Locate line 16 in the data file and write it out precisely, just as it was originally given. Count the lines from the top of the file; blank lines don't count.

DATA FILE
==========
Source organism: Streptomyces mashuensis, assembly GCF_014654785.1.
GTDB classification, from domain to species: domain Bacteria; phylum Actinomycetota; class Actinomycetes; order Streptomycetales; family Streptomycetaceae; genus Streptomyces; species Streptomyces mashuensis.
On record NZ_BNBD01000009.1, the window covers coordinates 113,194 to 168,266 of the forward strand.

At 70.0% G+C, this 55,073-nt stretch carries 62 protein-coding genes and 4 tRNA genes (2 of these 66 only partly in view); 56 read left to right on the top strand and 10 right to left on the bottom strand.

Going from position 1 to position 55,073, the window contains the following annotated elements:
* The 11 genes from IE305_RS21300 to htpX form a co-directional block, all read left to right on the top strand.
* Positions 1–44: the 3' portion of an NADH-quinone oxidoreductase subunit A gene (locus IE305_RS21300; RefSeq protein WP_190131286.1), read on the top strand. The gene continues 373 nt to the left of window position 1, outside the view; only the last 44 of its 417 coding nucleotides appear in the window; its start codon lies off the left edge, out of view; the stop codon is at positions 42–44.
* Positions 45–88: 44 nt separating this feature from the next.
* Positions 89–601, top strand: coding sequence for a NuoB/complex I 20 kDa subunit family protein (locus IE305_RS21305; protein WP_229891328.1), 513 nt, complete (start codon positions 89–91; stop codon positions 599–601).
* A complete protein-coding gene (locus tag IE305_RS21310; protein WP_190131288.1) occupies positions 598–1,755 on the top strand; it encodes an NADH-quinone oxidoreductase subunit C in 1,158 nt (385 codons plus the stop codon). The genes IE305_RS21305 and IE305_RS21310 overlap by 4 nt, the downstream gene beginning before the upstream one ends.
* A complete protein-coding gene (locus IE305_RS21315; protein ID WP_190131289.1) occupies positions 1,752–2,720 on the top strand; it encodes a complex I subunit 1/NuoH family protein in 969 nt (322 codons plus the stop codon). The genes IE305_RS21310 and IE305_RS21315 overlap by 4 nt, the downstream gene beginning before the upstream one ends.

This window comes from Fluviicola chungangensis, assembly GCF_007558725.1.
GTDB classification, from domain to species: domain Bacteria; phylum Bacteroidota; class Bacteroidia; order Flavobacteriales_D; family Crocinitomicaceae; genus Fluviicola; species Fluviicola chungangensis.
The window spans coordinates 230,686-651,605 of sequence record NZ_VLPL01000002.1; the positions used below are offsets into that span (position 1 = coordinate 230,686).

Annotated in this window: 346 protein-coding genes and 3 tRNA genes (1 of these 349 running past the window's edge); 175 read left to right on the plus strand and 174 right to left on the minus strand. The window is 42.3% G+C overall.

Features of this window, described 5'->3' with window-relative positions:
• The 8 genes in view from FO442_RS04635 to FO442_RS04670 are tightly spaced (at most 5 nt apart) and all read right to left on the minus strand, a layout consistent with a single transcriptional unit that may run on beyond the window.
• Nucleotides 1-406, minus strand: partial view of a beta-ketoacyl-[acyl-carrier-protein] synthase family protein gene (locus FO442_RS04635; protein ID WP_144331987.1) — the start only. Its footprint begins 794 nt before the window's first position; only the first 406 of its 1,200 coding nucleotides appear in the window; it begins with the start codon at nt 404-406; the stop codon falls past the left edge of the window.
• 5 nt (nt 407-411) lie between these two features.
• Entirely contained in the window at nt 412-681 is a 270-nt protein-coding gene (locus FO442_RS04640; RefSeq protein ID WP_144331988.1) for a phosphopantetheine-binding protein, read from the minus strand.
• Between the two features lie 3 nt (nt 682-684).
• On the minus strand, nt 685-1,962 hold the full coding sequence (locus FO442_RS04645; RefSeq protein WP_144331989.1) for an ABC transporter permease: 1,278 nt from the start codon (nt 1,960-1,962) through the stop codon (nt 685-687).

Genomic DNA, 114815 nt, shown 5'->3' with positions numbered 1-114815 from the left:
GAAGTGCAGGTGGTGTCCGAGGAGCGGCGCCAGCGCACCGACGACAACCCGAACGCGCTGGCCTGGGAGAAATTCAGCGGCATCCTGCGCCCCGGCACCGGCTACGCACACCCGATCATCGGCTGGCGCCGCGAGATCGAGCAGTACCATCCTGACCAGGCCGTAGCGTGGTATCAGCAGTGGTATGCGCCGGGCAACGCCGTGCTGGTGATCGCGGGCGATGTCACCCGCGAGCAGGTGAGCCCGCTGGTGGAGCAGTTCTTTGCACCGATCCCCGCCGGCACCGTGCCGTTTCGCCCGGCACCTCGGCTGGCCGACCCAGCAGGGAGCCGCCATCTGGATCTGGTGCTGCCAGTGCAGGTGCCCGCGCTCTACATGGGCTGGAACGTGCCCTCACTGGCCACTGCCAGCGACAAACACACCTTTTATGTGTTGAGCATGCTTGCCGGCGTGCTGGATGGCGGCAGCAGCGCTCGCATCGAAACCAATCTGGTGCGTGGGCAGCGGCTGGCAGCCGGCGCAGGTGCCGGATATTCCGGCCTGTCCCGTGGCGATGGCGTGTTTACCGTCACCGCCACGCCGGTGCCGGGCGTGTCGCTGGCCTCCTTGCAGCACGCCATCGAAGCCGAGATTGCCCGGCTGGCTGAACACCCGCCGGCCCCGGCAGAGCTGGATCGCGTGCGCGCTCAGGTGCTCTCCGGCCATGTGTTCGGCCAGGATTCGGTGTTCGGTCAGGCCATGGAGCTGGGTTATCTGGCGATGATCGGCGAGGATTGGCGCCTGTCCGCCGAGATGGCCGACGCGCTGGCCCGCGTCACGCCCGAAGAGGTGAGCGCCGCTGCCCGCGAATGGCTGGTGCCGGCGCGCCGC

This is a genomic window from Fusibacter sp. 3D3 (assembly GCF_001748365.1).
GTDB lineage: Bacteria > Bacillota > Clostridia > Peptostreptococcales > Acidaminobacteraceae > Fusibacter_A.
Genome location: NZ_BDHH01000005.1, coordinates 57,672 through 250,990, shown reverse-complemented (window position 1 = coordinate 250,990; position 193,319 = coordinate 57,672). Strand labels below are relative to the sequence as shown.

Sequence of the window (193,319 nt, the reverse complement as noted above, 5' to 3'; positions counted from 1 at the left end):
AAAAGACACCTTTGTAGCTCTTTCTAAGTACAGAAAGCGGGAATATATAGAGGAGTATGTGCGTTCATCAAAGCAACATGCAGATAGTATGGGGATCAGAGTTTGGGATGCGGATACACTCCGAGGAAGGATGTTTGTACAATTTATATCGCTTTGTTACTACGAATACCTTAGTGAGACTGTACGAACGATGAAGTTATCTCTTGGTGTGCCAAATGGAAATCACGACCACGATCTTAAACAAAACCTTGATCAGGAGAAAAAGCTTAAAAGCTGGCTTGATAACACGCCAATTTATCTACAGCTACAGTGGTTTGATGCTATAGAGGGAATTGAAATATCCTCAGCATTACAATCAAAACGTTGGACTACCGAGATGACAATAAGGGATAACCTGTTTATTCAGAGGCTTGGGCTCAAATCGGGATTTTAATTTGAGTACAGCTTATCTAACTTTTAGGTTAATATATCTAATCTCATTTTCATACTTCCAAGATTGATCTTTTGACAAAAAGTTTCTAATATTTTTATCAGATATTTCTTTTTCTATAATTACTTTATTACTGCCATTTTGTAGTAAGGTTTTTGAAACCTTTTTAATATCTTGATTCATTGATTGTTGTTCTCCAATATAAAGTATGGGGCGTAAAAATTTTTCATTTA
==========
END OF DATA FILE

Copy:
Features of this window, described 5'->3' with window-relative positions: